Market Structure, Trading Practices, and Costs

The secondary equity markets provide marketability and share valuation. Investors or traders who purchase shares from the issuing company in the primary market may not desire to own them forever. The secondary market permits the shareholders to reduce the ownership of unwanted shares and lets the purchasers to buy the stock.

The secondary market consists of brokers who represent the public buyers and sellers. There are two kinds of orders −

●      Market order − A market order is traded at the best price available in the market, which is the market price.

●      Limit order − A limit order is held in a limit order book until the desired price is obtained.

There are many different designs for secondary markets. A secondary market is structured as a dealer market or an agency market.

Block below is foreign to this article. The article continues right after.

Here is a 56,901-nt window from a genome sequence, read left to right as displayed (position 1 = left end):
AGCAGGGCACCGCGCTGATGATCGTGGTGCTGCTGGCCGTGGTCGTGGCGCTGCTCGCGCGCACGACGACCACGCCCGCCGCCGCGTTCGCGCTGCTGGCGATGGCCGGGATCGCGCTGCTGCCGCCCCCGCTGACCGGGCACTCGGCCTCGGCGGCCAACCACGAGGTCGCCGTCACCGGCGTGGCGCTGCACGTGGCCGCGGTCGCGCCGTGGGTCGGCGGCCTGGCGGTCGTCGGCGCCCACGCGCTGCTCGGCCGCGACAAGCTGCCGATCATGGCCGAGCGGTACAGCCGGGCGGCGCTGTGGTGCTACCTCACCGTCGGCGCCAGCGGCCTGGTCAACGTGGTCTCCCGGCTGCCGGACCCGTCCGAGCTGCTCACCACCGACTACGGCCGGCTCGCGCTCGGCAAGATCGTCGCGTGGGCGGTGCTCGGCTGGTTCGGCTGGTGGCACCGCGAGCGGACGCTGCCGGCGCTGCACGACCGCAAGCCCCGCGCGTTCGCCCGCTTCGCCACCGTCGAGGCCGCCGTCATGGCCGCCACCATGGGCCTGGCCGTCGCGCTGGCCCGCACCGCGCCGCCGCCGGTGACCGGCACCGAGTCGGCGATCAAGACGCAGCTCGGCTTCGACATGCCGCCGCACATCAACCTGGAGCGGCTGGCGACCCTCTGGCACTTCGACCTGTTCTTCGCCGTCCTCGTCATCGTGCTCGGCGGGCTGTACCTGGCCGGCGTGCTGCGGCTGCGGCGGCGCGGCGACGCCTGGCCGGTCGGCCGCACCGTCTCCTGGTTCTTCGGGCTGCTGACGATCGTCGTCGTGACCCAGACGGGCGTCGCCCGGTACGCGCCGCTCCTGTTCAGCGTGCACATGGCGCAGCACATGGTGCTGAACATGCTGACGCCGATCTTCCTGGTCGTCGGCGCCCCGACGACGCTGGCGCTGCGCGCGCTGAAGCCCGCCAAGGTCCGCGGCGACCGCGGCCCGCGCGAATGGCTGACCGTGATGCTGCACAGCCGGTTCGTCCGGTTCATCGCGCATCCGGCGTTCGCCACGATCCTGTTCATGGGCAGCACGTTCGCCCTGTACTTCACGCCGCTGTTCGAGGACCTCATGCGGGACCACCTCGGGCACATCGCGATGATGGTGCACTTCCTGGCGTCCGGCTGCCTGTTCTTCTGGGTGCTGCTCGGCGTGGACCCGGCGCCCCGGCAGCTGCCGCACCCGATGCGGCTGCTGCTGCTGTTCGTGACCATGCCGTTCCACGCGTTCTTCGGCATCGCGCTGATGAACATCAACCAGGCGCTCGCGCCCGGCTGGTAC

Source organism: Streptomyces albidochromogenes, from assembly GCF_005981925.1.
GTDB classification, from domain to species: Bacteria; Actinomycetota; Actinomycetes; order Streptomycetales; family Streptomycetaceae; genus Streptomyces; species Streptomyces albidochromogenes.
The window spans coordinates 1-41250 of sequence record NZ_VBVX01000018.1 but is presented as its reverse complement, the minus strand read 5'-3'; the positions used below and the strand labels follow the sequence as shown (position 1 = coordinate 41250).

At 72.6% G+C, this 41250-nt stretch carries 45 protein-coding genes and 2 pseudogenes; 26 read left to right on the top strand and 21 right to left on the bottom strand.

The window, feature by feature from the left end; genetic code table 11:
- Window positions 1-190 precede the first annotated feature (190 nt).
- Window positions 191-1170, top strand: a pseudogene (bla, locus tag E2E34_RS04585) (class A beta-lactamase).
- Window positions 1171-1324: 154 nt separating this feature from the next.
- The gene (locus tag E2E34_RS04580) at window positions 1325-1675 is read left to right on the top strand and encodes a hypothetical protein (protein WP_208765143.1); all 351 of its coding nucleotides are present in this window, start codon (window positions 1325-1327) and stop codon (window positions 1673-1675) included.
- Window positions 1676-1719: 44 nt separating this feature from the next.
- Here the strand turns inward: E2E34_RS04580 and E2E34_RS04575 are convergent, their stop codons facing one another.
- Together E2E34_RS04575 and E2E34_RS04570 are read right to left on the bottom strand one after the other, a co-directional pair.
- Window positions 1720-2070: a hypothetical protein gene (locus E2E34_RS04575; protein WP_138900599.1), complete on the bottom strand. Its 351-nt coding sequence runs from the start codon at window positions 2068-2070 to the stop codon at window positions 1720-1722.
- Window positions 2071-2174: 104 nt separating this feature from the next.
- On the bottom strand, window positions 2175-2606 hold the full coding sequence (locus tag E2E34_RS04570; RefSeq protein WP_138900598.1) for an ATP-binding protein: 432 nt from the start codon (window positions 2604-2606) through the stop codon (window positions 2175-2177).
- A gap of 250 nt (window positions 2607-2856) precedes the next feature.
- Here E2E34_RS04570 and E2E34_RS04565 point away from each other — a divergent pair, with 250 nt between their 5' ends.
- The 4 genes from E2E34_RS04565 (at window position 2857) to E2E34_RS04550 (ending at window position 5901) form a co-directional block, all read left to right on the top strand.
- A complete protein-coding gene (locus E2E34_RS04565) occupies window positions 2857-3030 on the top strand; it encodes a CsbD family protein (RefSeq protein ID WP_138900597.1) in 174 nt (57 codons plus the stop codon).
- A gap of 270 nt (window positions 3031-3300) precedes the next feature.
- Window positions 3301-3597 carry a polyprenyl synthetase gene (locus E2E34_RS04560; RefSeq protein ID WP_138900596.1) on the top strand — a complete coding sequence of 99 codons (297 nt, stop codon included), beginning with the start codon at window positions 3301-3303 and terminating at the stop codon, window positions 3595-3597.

●      In a dealer market, the broker takes the trade through the dealer. Public traders do not directly trade with one another in a dealer market. The over-the-counter (OTC) market is a dealer market.

●      In an agency market, the broker gets client’s orders via an agent.

Not all stock market systems provide continuous trading. For example, the Paris Bourse was traditionally a call market where an agent gathers a batch of orders that are periodically executed throughout the trading day. The major disadvantage of a call market is that the traders do not know the bid and ask quotations prior to the call.

Crowd trading is a form of non-continuous trade. In crowd trading, in a trading ring, an agent periodically announces the issue. The traders then announce their bid and ask prices, and look for counterparts to a trade. Unlike a call market which has a common price for all trades, several trades may occur at different prices.


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